A genius is not just born with his talents but has carefully nurtured, harnessed and unleashed his potential with a clear focus, a dramatic vision and taken calculated risks. No genius may show sparks of brilliance early in life but it is their hard work and toil, their ability to see problems as challenges and their vision to creatively build up their edifice that transforms ordinary mortals with extraordinary ability into genius.

Remember: A genius is 1% percent inspiration and 99% perspiration.

Try These:

  1. Study the life of 3 geniuses of your choice. Preferably chose each one from a different field. List out the 3 major happenings or qualities that made them geniuses. What is the learning from studying their lives?
  2. Among the people you know intimately who is a possible genius? Why did you choose that person. What are the qualities that qualify him to be a genius? What are the limitations that will hold the person back?

This post is courtesy www.actspot.com

You are also invited to visit our WEEKLY Inspirational and Motivational Blog www.poweract.blogspot.com

Chance

The successful person is one who had the chance and took it. Roger Babson

Chancing your arm is an old English phrase, which is not in vogue any more; it means taking a risk or a gamble. If we scrutinize the lives of the rich and the famous, without exception, every one of them had at many times chanced their arm and have come up triumphant. Very often the chance is a probability, with a real possibility of winning and a near equal probability of losing. It takes more than guts to chance your arm; it requires you to make an intelligent guess, be well prepared for the downside risk and being very clear about the upside potential and having the stomach to digest the win or loss.

To know what it feels like to take chances, play some of the card games like bluff or poker.  As the game progresses, observe the expressions on the faces of he players and you will soon get a hang of who has a good hand and who is risk averse and who are the foolish daredevils. You will soon realize that the guy on the winning spree, did not just have the good fortune of getting a good hand, but was shrewd enough to chance his arm and dexterously outwit the others. In real life, the competition is stiffer, the stakes much higher and the payoff enormous.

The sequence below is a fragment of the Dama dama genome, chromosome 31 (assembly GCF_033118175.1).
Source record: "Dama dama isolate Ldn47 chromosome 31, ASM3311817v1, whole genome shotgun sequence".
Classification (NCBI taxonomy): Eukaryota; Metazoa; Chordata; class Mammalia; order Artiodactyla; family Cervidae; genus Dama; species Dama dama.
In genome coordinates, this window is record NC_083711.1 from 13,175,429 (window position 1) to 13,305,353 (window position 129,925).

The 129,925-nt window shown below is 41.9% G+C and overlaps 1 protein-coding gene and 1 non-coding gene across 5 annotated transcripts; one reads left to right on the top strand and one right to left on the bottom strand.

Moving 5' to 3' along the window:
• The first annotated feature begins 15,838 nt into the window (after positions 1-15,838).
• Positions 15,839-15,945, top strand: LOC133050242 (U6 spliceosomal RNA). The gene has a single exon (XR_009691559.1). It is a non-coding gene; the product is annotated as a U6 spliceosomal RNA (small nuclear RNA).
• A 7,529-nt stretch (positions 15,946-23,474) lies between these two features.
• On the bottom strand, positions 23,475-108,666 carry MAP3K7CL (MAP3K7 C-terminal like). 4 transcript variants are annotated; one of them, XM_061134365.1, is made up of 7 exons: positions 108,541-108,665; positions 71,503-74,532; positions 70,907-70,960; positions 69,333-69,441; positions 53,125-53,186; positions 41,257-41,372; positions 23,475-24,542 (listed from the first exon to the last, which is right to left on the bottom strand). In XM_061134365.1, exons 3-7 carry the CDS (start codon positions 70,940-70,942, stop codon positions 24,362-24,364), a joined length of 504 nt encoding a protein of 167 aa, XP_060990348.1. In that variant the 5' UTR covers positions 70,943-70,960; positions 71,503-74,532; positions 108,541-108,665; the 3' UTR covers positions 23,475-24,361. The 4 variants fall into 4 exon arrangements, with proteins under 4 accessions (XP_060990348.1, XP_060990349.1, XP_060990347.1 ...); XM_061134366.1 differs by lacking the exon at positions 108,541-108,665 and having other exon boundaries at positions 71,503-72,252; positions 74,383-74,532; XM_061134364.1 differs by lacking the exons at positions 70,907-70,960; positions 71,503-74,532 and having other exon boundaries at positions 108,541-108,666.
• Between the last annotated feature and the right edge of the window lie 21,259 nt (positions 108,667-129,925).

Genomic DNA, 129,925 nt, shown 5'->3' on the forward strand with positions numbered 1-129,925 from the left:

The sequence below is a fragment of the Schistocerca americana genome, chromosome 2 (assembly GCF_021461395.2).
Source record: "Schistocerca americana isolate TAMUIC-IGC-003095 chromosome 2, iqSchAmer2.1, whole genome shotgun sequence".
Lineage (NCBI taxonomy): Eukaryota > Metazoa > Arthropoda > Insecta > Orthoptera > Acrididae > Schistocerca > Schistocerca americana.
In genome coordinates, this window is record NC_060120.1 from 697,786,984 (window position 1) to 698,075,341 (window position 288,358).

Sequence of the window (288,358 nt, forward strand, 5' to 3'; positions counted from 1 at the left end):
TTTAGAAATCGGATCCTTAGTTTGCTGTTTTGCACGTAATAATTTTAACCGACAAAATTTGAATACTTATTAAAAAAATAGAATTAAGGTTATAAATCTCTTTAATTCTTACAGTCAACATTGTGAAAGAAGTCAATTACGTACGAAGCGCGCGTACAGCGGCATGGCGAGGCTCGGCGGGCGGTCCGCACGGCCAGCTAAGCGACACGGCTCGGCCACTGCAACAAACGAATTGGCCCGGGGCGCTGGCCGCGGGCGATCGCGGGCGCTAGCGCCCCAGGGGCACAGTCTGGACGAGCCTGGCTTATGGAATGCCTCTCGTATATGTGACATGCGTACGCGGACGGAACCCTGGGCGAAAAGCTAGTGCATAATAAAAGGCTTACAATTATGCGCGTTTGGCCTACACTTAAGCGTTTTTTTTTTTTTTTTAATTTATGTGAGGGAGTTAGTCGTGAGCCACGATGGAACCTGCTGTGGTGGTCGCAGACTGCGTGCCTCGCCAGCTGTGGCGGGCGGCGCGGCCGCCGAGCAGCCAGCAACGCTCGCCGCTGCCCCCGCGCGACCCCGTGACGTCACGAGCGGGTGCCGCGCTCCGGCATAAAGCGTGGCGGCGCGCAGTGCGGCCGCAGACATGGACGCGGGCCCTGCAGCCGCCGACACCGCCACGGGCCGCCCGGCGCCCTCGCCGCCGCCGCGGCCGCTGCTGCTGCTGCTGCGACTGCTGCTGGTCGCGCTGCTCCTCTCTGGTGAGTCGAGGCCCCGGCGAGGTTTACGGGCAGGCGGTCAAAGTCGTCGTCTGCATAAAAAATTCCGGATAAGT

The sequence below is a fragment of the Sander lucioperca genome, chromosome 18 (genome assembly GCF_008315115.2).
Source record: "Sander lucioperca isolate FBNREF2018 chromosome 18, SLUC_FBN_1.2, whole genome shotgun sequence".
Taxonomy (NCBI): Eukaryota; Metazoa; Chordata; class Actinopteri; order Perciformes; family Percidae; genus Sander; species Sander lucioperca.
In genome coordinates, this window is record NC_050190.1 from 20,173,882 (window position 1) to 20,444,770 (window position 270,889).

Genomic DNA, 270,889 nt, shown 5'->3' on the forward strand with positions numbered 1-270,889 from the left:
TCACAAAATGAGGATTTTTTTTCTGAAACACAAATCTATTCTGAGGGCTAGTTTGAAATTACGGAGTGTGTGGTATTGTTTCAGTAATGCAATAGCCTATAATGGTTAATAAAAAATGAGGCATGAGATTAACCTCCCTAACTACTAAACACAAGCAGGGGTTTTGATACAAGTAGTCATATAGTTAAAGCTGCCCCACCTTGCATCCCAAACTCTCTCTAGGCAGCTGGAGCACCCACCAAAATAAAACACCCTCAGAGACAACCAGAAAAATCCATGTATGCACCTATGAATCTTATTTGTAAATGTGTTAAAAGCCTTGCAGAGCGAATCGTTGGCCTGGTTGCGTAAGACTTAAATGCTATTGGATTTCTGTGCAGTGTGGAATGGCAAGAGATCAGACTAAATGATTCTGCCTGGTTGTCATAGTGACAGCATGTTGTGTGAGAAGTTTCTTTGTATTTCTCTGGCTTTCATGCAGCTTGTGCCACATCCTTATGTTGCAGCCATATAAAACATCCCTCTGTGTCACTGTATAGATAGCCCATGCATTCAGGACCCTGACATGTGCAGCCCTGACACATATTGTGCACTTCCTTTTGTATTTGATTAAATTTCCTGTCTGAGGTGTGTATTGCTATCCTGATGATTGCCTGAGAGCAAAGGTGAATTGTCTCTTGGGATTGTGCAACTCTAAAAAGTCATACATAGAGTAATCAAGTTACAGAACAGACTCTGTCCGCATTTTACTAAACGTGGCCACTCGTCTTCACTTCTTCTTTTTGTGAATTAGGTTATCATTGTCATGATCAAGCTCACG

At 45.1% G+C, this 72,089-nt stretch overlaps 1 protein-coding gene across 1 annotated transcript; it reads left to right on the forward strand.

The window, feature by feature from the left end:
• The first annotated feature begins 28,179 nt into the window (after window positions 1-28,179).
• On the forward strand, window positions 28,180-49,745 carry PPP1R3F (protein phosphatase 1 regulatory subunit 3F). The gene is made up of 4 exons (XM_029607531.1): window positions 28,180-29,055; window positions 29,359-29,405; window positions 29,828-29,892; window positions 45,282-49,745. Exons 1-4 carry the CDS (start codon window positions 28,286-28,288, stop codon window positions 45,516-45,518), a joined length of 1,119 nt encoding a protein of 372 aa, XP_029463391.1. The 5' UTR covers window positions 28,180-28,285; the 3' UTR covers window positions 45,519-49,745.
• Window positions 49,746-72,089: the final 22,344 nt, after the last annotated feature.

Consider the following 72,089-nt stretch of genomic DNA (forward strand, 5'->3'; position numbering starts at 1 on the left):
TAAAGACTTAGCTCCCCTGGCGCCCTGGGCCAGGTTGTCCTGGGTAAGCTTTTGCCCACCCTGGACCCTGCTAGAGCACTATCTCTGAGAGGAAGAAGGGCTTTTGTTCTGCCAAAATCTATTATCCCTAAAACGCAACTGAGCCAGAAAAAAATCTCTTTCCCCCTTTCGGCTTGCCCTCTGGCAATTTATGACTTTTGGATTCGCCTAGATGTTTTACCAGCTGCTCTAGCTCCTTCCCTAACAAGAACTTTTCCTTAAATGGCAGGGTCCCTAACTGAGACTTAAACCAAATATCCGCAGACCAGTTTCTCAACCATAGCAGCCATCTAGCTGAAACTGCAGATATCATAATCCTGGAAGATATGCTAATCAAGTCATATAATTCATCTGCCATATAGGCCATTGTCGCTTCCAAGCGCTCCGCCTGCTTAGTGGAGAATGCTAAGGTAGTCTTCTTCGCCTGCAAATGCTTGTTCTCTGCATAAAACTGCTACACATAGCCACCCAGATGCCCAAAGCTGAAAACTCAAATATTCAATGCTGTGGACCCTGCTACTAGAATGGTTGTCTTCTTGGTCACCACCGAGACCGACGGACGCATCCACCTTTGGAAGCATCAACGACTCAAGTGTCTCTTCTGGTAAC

You need a good acumen, a strong heart and an excellent temperament to be able to chance your arm in whatever you do. Look at a basketball player attempting a 3 pointer, or the goalkeeper defending a penalty kick in soccer or an athlete attempting to break the world record. They have tremendous self belief, exude full confidence and have prepared hard to reach their objective. An interesting sidelight to this is the quirks, oddities and superstitious rituals that very often accompany some of the heroics displayed.

Seeing the big picture is a pre requisite to taking chances. This in effect means to see the risk in the correct perspective; in terms of quantum of risk, probability of success and conditions for success, the rewards of success, the effort involved, the time and scale of the activity etc. This is particularly true when the stakes are very high. Investing in a new venture, changing a line of business, changing jobs, pursuing higher education etc. have to be viewed with an eye on the payoff. A good SWOT analysis done diligently and honestly, would be a good first step before you take chances.

Remember: Dream what you want to dream; go where you want to go; be what you want to be, because you have only one life and one chance to do all the things you want to do.”

Try these:

  1. Play a few rounds of bluff and/ or poker to get a feel of your own ability to take chances. Notice how small the stakes you are playing for are and yet how anxious you are about the activity. Also ask yourself, if while playing the game, you are focusing on not losing, or on just you winning or on not letting the other person win.
  2. Try to lay a few bets on your favorite team winning a game and the score line at the end of the game. Pay close attention to the parameters you paid close attention to when you laid your bets. Was the knowledge and strength o your opponent (the person who wagered against you) a very important consideration, when you laid the bet? Did you feel you had a good chance to win the bet when you wagered the bet?  Did you get an uncomfortable feeling you would lose soon after you laid the bet?
  3. Notice the difference between the first set of you playing the card games and the second set of activity where you only wagered but didn’t participate in the process that determined the outcome of your bet. Was there a difference? Did the first one make you feel more responsible and the second one make you feel it is all a matter of luck? Did you enjoy the first experience or the second one. Justify to yourself, why you got that feeling.

This post is courtesy www.actspot.com